By Kate Harveston – Looking for work is an arduous task. You send out resumes, sometimes unsure if you are really even interested in the job. You’ll come across interviews where you realize you have made a mistake applying, or where you simply don’t “click” with the interviewer. It’s time-consuming and oftentimes incredibly frustrating. It takes a lot of hit and miss to end up in a job that makes you happy.
What if all of that effort and pursuit of suitable employment is sabotaged simply by the first or last name on your resume? If your name is “Diego Garcia,” no one is going to think you are Irish. Many Latinos have expressed feeling that they are being discriminated against in the U.S. workplace, both on the job and before they even get an interview.
According to research conducted by CNN and a Kaistwer Family Foundation poll on race in America, 57% of Hispanics say discrimination against them is the root of many of the problems they face today. 15% of Hispanics surveyed said they had been discriminated against or treated unfairly at work because of their race or ethnicity as recently as the last month. Further, 20% of Hispanics felt they had been denied a job they were qualified for simply because of their race or ethnicity.
All in a Name?
Job applicants with “white sounding” names enjoyed a 10% call back rate.
Names which were considered “ethnic” or “black” needed to send 15 resumes to get called back.
This would suggest a 50% increase in call backs for seemingly white applicants.
Separate, but Not Equal
National Bureau of Economic Research (NBER) Faculty Research associates Marianne Bertrand and Sendhil Mullainathan conducted an experiment where they sent out resumes to prospective employers in Chicago and Boston. All of the information on the resumes was the same except for the name of the applicant. Almost 5,000 resumes were sent out, highlighting varying degrees of skills and experiences to apply for a wide range of positions.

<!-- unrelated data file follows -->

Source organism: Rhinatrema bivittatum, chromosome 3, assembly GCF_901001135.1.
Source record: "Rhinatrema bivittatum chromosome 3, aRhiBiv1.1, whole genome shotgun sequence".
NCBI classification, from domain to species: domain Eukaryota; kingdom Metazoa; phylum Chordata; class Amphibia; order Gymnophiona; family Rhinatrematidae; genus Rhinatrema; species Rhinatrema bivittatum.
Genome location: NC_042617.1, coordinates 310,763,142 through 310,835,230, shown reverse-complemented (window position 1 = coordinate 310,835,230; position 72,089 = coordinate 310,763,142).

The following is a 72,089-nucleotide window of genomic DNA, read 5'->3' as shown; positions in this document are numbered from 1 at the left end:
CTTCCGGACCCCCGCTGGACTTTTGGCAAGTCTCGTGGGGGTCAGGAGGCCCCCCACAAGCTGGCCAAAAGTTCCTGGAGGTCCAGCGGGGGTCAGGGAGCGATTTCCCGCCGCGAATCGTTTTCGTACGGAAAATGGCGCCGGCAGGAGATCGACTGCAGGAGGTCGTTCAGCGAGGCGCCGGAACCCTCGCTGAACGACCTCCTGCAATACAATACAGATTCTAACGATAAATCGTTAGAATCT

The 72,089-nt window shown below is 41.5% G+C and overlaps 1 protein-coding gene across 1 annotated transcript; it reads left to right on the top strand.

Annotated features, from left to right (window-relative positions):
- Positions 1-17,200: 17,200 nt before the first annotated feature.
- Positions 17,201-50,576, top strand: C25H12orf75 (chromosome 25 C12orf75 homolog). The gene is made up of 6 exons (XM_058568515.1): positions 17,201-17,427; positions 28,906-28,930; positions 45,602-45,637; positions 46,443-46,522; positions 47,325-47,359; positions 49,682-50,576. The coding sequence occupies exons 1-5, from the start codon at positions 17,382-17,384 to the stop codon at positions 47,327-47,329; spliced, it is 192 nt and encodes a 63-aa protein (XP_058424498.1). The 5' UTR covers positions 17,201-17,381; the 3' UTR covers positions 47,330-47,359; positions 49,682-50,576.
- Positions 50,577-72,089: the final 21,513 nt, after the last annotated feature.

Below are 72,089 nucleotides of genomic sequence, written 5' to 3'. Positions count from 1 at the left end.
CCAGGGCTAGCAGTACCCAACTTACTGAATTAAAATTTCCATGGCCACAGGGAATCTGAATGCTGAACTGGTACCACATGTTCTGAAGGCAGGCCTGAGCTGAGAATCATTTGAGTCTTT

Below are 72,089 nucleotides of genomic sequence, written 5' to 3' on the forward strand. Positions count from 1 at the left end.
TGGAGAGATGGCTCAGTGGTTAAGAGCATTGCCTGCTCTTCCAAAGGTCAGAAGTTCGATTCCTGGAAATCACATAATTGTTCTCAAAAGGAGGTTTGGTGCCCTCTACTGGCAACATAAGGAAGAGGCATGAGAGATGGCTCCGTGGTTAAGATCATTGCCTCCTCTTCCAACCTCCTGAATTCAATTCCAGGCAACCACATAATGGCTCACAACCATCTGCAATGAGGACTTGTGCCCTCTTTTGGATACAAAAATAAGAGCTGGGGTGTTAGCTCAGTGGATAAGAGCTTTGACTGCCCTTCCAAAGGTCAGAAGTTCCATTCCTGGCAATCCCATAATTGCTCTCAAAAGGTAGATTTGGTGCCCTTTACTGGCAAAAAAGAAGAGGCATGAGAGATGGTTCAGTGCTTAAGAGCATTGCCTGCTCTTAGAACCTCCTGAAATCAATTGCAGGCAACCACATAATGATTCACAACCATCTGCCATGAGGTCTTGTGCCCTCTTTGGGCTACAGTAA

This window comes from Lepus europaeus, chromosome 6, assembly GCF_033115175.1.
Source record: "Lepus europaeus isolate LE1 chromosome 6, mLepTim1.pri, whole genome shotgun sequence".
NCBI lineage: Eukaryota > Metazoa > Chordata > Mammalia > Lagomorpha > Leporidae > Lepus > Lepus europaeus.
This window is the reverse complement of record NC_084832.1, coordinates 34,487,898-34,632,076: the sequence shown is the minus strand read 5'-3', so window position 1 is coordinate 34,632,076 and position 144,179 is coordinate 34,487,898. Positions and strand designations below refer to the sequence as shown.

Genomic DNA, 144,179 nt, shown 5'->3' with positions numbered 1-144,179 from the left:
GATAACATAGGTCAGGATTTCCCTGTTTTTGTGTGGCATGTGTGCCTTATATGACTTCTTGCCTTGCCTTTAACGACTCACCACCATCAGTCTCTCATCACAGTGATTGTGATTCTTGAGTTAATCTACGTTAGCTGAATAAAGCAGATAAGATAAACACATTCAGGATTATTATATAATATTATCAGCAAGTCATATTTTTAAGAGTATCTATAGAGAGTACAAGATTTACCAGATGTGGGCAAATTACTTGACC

Quietflex, a factory in Texas that manufactures ducts for air conditioners, was the subject of a discrimination lawsuit which contended that workers there were segregated by race. In one department where components for the ducts are made, all but four of the 60 workers are Vietnamese. This is referred to as “Department 910.”
In another department that finishes the ducts, every one of the 80 employees is of Hispanic origin. Employees complain the work is harder, more dangerous and less lucrative. Many tried to transfer to Department 910 but were refused.
Quietflex claimed it had a solid record of hiring immigrant workers and treating them well. Over 90% of their employees are immigrants. They denied any pay disparities based on race. Employees are paid $10-14 per hour depending on duties and experience.
Hispanic employees contend they have to work harder while getting paid less than their Vietnamese counterparts. A Hispanic employee who previously worked at Quietflex surmised that on average, Hispanic employees made $80 per day, while Vietnamese employees made $110 per day while working fewer hours. After an investigation, the employment commission concurred with these findings.
Elsewhere, a bakery in Connecticut by the name of Chef Solutions was under fire for threatening to deport Hispanic workers if they voted to unionize.